The 10-piece collection, which has just landed in Hurghada after a world tour, narrated the most fascinating key moments in King Tut’s life.
About two weeks ago, we announced that the iconic ‘Tutankhamen: Treasures of the Golden Pharoah’ exhibition was heading to the Red Sea after returning from London, its third stop in its world tour – which was cut 44 days short on account of the Coronavirus. The dazzling exhibition has now landed at the Hurghada museum, showcasing 10 pieces from King Tut’s collection, and granting beach-loving tourists a taste of the incredible Ancient Egyptian civilization.
The much-awaited collection, narrating the fascinating story of some of the key moments of the king’s life, includes 10 carefully-culrated pieces, such as Ushabti statue wearing a gilded ferret, a colourful canopy in the form of King Tutankamun’s head, and his chair, in ebony an ivory, his bowl in the shape of an open lotus flower and the master piece of the exhibition, a gilded wooden statue of the Ancient Egypian God Ptah.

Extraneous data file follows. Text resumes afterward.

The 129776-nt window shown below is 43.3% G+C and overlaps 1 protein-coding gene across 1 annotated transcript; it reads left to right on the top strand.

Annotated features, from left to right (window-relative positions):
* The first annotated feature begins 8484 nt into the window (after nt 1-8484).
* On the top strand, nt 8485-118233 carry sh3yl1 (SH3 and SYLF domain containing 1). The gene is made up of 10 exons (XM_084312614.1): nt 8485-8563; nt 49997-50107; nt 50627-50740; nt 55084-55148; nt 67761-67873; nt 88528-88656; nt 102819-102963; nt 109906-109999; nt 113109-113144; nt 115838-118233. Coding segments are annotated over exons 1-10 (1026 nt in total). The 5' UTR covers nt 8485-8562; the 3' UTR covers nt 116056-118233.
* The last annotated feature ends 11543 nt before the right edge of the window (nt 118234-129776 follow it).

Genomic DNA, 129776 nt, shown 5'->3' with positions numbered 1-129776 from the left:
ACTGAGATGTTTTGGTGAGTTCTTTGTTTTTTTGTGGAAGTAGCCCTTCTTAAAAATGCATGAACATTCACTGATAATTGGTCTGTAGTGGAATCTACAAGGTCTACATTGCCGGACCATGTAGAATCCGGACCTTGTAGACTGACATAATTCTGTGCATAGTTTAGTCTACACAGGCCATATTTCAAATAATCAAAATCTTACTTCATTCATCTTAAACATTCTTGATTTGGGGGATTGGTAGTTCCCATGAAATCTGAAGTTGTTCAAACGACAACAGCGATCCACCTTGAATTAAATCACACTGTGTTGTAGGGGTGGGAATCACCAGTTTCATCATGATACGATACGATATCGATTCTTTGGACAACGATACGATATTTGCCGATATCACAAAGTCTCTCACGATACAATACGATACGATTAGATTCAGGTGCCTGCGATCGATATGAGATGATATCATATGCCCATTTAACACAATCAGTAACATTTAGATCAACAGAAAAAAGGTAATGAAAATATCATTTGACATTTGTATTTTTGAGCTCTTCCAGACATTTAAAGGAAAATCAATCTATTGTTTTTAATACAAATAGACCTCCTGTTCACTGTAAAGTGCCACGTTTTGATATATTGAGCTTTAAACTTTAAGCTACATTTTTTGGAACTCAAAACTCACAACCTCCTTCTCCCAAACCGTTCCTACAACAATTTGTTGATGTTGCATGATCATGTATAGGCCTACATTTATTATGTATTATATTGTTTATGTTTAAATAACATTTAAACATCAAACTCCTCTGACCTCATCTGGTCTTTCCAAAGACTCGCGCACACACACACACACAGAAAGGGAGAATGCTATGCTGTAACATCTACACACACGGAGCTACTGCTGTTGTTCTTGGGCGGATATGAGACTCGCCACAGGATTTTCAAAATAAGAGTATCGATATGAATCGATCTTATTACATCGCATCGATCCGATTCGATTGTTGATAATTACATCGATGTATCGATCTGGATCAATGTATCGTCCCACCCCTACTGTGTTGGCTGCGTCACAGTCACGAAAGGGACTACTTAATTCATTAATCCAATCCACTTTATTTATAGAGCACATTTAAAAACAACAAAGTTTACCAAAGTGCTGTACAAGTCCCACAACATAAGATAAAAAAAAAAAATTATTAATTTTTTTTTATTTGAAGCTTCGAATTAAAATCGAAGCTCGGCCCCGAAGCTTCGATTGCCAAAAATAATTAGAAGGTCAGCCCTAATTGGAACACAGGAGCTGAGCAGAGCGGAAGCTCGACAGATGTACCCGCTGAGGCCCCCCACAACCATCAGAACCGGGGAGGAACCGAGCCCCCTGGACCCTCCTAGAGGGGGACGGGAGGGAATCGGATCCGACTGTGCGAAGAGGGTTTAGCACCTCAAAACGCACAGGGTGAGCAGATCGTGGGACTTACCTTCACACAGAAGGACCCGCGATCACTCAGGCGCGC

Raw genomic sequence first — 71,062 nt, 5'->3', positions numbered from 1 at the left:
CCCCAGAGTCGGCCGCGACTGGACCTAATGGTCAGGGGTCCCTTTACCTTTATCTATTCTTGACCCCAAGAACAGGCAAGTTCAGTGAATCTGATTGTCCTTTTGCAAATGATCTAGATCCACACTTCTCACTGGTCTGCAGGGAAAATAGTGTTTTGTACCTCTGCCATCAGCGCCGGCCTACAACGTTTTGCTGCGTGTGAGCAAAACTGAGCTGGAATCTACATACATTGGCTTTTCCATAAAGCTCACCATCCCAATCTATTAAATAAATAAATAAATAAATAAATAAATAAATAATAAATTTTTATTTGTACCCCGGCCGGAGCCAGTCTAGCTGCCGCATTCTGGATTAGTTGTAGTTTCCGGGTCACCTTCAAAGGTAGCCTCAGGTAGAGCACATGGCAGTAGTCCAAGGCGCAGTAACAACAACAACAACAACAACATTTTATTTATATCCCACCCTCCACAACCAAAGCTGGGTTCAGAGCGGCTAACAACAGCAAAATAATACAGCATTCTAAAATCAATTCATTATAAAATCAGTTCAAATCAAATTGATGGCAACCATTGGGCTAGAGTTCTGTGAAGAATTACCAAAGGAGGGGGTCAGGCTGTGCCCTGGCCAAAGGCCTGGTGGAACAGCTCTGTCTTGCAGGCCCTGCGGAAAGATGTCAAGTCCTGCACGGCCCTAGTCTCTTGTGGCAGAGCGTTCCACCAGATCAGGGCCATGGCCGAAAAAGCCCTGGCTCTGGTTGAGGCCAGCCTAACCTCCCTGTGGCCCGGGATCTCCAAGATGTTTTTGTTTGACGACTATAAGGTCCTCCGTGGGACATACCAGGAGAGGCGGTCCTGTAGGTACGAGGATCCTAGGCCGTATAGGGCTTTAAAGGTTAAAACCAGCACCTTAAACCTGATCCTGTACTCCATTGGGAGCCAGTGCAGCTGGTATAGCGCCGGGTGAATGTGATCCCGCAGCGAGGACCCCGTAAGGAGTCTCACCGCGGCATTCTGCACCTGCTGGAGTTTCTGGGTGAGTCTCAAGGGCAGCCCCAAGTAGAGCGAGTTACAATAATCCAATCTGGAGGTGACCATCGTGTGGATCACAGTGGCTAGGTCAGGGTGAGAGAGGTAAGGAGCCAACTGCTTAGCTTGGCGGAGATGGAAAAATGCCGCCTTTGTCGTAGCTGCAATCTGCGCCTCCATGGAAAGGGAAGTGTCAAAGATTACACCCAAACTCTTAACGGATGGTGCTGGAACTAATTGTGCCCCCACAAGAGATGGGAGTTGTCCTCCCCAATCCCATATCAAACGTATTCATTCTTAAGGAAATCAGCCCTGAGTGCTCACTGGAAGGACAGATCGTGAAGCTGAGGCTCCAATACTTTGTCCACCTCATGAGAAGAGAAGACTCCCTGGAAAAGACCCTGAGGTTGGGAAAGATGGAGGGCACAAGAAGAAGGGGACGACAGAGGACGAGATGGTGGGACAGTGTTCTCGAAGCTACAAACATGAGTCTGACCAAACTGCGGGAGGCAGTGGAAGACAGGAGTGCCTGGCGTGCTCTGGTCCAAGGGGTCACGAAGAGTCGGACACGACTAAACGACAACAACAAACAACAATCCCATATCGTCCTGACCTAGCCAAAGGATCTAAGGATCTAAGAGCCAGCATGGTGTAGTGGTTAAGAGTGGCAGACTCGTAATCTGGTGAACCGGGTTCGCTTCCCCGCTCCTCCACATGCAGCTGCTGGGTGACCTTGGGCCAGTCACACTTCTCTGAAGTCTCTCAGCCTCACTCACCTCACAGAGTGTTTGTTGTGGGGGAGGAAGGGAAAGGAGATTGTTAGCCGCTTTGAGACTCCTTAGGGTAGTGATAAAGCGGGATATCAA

The exhibition marks the exhibition’s first Egyptian appearance outside of Tahrir’s Egyptian Museum. Another 10 pieces from the collection will be exhibited at the Sharm El-Sheikh museum, due to open its doors at the end of this year – before all the pieces land in their new permanent home – the Grand Egyptian Museum – set for inauguration next year.